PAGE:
1. The Spurs in the playoffs would have been scary; I’ll give you that. The Warriors have had a hard time beating them for almost the last two decades. This Warriors fan breathed a sigh of relief when they were eliminated.

        But the Clippers? The Warriors only beat them 3 out of 4 times in the regular season, and most weren’t close. They did lose to the Clippers in the playoffs last year, but that was with significant injuries and they still pushed them seven games. Aside from being healthy, this year’s team was much better both offensively and defensively. I cannot fathom why anyone thinks the Warriors got “lucky” by not having to play them. We’ll never know what would have happened, but I have a hard time believing they would have presented a real threat.

        Somehow, I have a feeling that if the Clippers had beat the Rockets, we’d be hearing people say “They were lucky they didn’t have to face Houston!”

        As for the Cavs, yeah, tough breaks for them. If they had Irving and Love, they would have had a better offensive team, but their replacements were much better defenders. Tristan Thompson surely wouldn’t have scored the contract he did without the playoff performance he put in after Love went out. Frankly, I think they’re better with him than with Love, although lack of depth surely hurt them.

        How do games 2 and 3 go without Dellavedova guarding Curry? Could James have been more effective late in games without having to carry so much of the load? The entire series would have played out differently. But would the outcome change? We can only speculate.

        1. OK. Just knew that many pundits said the Warriors breathed a sigh of relief when the Clippers were eliminated, since the Clippers knocked them out of the play offs a couple seasons ago.
          I just said they were ALSO lucky. The Warriors are damn good. They are Champions of the world.

  2. Harrison Barnes, Gerald Wallace, Marreese Speights, James Michael MacAdoo and Kevon Looney can all play the 4 spot.

    David West doesn’t scare anybody offensively.

  3. Nice read Grant.
    I’m a warriors fan, but not the fanatic that I once was. Aldridge and West will make the Spurs a tough out come the playoffs but the warriors just defeated a pretty good team in the finals that featured LBJ, Mozgov and a surprising breakout player in Tristen Thompson.

    The two games that the Cavs won were because Curry and Klay did not play up to their standard. When Curry finally begin to play like he did throughout his MVP season, the finals were essentially over.

    Aldridge and West will make for a formidable foe but if they can’t stop the splash brothers, Draymond will only be a small piece of the puzzle to worry about.

    I saw Ezeli emerging from the shadow of Bogut and he could provide some help in certain packages when playing teams with a good front line such as the Spurs.
    Warriors may also make a trade at the trading deadline to shore-up their front line for their stretch run.

    1. Grant who would you guess would be interested in trading for one of our TE’s and which one is most likely to fetch the most?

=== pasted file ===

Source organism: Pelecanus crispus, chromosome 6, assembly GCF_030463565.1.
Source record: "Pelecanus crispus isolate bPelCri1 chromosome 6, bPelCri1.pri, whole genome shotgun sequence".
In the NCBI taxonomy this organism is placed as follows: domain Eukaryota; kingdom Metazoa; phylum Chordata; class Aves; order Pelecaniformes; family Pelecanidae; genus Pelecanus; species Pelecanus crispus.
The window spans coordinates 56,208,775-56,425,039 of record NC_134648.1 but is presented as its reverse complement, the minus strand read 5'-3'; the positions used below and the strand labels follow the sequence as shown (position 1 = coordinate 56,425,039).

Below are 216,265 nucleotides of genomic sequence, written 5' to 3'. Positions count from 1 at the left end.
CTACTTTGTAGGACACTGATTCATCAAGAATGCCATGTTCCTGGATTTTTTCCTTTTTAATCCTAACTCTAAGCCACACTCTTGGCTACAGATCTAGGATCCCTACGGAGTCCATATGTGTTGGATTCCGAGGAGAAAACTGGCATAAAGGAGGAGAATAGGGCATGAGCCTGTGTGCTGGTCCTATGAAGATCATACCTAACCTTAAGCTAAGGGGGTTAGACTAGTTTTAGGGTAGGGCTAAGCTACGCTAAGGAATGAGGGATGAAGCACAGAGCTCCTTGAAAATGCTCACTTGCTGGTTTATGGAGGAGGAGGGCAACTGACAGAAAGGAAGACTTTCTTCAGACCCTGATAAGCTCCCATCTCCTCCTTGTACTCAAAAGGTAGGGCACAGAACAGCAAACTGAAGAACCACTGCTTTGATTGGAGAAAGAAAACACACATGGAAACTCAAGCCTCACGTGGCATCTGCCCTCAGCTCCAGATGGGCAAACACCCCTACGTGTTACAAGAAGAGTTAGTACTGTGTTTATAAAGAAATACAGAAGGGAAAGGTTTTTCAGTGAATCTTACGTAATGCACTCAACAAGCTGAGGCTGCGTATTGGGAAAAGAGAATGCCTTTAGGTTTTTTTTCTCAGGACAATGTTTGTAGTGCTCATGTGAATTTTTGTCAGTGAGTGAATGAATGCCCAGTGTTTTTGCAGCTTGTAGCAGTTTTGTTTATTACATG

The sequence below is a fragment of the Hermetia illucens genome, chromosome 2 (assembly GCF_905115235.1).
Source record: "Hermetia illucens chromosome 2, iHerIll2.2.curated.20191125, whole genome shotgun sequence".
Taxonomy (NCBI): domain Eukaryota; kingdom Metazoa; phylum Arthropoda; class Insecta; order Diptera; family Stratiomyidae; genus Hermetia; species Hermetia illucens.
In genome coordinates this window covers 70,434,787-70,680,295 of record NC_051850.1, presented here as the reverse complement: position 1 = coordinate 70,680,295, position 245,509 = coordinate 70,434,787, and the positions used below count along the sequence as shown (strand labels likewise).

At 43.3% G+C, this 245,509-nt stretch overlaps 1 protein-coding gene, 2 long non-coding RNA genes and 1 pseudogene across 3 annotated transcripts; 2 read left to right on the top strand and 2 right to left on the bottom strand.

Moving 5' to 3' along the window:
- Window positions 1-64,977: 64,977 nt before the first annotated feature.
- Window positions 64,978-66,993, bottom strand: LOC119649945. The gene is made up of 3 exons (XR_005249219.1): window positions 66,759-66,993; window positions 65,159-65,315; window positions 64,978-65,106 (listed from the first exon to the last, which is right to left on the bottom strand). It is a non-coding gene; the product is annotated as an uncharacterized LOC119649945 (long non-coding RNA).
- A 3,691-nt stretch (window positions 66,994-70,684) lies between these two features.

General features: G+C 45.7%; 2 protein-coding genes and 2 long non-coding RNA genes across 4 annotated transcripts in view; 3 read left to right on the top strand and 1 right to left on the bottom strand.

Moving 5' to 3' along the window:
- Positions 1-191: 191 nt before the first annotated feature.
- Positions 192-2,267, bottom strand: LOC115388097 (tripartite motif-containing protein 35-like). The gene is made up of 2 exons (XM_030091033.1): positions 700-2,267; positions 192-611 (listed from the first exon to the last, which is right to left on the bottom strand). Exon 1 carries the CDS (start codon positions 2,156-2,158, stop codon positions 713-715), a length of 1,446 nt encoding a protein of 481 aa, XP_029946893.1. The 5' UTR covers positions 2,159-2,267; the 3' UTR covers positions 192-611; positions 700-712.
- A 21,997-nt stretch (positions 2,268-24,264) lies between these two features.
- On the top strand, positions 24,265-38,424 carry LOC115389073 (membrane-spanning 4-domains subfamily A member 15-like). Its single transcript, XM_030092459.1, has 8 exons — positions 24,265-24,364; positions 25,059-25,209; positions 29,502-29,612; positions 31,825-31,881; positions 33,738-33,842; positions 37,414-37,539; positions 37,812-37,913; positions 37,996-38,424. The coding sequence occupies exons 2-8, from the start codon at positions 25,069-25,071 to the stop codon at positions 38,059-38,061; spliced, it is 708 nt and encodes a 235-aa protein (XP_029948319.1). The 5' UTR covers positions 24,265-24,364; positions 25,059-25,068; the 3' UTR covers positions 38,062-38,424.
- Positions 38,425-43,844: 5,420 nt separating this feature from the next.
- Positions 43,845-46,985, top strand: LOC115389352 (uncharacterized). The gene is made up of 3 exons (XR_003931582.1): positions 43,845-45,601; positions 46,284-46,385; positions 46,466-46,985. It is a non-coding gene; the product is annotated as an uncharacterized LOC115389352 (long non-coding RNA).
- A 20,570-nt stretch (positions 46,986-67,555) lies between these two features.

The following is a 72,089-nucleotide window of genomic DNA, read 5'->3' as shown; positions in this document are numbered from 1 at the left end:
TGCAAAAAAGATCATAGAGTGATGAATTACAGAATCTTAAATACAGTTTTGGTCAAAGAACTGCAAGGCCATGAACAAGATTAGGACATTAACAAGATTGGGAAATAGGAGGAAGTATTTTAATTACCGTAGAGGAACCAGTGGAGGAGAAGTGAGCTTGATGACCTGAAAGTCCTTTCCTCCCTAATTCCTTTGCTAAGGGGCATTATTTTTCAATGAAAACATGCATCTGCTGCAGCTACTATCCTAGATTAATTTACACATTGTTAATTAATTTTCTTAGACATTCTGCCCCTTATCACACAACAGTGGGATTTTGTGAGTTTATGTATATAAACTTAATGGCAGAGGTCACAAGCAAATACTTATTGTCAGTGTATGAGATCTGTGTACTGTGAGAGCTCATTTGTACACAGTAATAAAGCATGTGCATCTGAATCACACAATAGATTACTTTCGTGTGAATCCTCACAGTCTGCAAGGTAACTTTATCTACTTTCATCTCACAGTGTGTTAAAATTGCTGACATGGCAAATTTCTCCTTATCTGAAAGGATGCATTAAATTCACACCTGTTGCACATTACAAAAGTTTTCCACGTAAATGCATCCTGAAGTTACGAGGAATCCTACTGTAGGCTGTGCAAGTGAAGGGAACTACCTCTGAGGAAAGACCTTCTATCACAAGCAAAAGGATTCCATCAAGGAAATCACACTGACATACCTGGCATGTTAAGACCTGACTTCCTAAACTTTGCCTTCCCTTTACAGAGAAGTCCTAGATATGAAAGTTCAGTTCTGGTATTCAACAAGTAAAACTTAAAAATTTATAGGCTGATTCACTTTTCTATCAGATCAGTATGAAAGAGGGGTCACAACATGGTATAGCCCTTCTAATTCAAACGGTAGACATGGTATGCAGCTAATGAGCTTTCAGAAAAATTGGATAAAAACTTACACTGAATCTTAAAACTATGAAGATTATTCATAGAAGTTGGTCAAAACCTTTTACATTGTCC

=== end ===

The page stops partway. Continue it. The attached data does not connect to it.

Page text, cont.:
1. Let me change the second part of that question since you already answered it in the article. What do you expect we could get for McDonald.

  4. Grant,

    You’re right about one thing, the Spurs do lead. Last year the Spurs benched Splitter in favor of Diaw. This move sparked them to a championship. U’Ren co-opted the idea from the Spurs. So the implication that the Spurs have never adopted small ball is plain silly.

    You also failed to mention that the Spurs couldn’t afford to keep Splitter, once they signed Aldridge. The net gain of talent isn’t a gain of size, but rather athleticism. They realized to compete with the W’s, they needed to become more athletic, not more deliberate.

    The W’s young players will continue to improve. The Spurs older players will continue to get worse. Older, slower, less explosive and more injury prone.

    I hate to tell you, but Duncan, Parker and Ginobli aren’t going to get any younger in the off season. They also lost Belinelli. He was a very important player for them and one that will not be easily replaced.

    You also failed to mention that Barnes played effective defense at power forward last year.

    You’re a young man, please don’t blindly buy into needing a traditional, back to the basket big to win in the NBA. You need rim protection, but not necessarily traditional inside scoring. Open your mind to the new order in the NBA.

    As Bob Dylan wrote:

    The line it is drawn
    The curse it is cast
    The slow one now
    Will later be fast
    As the present now
    Will later be past
    The order is rapidly fadin’
    And the first one now will later be last
    For the times they are a-changin’

    1. “The net gain of talent isn’t a gain of size, but rather athleticism.”

      And skill. LA is a much more skilled player than Splitter.

      1. Grimey,

        Thanks for adding that, I should’ve had that in there.

        My point is that if the Spurs got better, they did so because they became more skilled and athletic, not because they got bigger.